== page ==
History repeats itself like a stale burp.1929. Laissez-faire capitalism collapses for the 44th time taking the West and the rest of the world into a depression, a depression unlike anything witnessed before. This leads to the rise of Adolf Hitler and his Nazi Party which in turn brings on the Second World War. Humanity was teetering on the brink.1947. Franklin Delano Roosevelt, having read Maynard Keynes and sick to the back teeth with free for all capitalism, strikes out with a new plan, a new method for capitalism to adopt. It is called interventionism, a system whereby the creators of the machine run the machine rather than allowing the machine to run them. It was by no means utopian, but at least it made sense. From 1947 through to 1979, productivity is up, the rich get richer as do the poor. Again, not perfect by a long chalk but better than what followed.1979. In the UK Margaret Thatcher comes to power, Britain’s first female Prime Minister. You’d think a blow had been struck for women’s liberation, but it was not the blow women had hoped for. Rather than support equality of any kind, least of all among the sexes, Mrs T, reads ‘The Road to Serfdom’ by Frederick Hayek a book which espouses laissez-faire capitalism, promotes free-trade as the only way to free up business for big business and builds big bucks for billionaires bent on bankrolling themselves.
1981. Ronald Reagan becomes the 40th President of the United States of America. He too has read Frederick Hayek; he too subscribes to the same method of managing a nation’s economy. His watchword was the obscene phrase ‘trickle down.’ The wealth makers make millions while the millions make muck.
We have been captive to laissez-faire capitalism for the past 38 years. In that time productivity has gone down. Britain, the 7th largest manufacturer in the world, is no longer interested in manufacturing, preferring to be a service nation with London as the epicentre of British wealth – another of Margaret Thatcher’s creations. The rich have grown obscenely rich and the poor obscenely poor. Laissez-faire capitalism has one purpose and one purpose only – making those with much have much more and those with little, have a lot less.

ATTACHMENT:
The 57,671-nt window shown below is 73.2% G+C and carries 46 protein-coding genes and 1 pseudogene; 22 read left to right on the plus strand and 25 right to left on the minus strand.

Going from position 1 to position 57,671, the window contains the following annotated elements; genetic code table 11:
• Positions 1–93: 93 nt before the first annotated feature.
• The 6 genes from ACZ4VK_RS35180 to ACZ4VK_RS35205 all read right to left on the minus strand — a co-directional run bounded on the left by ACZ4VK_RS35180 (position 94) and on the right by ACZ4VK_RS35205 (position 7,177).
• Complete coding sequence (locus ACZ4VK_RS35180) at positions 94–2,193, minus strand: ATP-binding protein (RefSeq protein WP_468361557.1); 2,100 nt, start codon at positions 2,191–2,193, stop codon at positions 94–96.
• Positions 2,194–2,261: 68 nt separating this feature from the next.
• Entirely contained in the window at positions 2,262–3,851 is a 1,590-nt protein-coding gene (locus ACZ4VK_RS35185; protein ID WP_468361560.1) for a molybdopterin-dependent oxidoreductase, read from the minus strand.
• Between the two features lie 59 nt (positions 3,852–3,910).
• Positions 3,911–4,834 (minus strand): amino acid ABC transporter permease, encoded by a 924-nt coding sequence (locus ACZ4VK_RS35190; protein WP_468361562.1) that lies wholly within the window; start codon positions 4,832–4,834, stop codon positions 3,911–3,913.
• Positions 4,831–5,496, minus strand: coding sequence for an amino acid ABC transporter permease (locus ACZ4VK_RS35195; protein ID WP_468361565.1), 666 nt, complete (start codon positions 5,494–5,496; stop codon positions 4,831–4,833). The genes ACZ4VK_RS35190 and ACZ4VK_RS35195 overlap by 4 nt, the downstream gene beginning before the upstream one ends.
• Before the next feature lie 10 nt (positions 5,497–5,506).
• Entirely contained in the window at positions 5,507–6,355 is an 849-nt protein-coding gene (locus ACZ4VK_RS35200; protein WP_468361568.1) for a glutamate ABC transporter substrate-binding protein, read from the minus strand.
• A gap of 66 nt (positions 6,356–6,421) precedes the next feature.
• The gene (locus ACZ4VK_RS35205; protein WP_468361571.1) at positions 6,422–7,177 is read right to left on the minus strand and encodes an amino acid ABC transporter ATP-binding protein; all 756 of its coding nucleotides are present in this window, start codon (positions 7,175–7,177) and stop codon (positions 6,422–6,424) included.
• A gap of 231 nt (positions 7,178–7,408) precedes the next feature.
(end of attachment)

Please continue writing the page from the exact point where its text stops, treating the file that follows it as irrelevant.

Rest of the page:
2008 is considered by many economists to have been the worst financial crisis since the Great Depression of 1929.
2017. January. Donald Trump becomes the 45th President of the United States of America. The man is, thankfully, an opportunist rather than a fascist and does not have the disordered passions of Hitler. Hitler, no matter how powerful his military, did not have anything like the great power that Trump wields. With nuclear war once again a threat to humanity, and with the doomsday clock set at two and half minutes to midnight, and with environmental disaster a mere half a lifetime away, things are not looking good.
Laissez-faire capitalism feeds the very wealthy leaving the rest to chew the cud. It is a system whereby the elite gain while the majority feel the pain. A polite word for it is neoliberalism. We have had 38 years of neoliberalism in the West. I cannot think of any single President or Prime Minister who hasn’t pursued neoliberal policies. From Regan through to Clinton, Bush, and Blair, Barak Obama, (the great beacon of hope) and now, the unelected Theresa May.
The Conservative Party has long been divided against itself, much like the Labour party. The Thatcherite flank clings like barnacles to the underbelly of a boat, forever harnessing its leaders to a failed ideology. They should split, and those of the far right join UKIP. Of course, UKIP is a busted flush having done the task they set out to achieve. The Liberals are Social Democrats in name only having little or no real forward thrust. They are like a barrel of drunks still teetering around following Nick Clegg’s shameful about-face regarding student fees and are in no way are social or very democratic. The Greens are growing, but oh, so slowly, their vision of forging a progressive alliance has merit but seems to be met with a frosty attitude from Labour who in turn are forging ahead for the first time in years, but have their own spectral enclave – the Blairites –
holding them back.
The electorate is sick of being led by the nose, of being lied to, deceived, watching their income and earnings erode, but worst of all having their civil liberties casually removed, their National Health Service destroyed, and their defences depleted. Britain is virtually defenceless, and Trident is little more than a penis with erectile dysfunction. It may look big, but it is totally impotent.
Theresa May may win, or we may decide to elect a man of principle, passion and a complete conviction that he has the answers that Britain needs. He has gone from being a political pariah, to a popular politician. Not a traditional leader but someone who leads by listening, not for populist gain, but because he empathises with the electorate more than any politician I can remember, a politician who plans for the future – our collective future.
The thought of living in an equitable society has enormous appeal. I’d rather be part of a nation whose democratic principles and environmental policies are not linked to our imperial past, but to a viable future democracy, like the one currently enjoyed by Denmark. I think Jeremy Corbyn can deliver us to that point.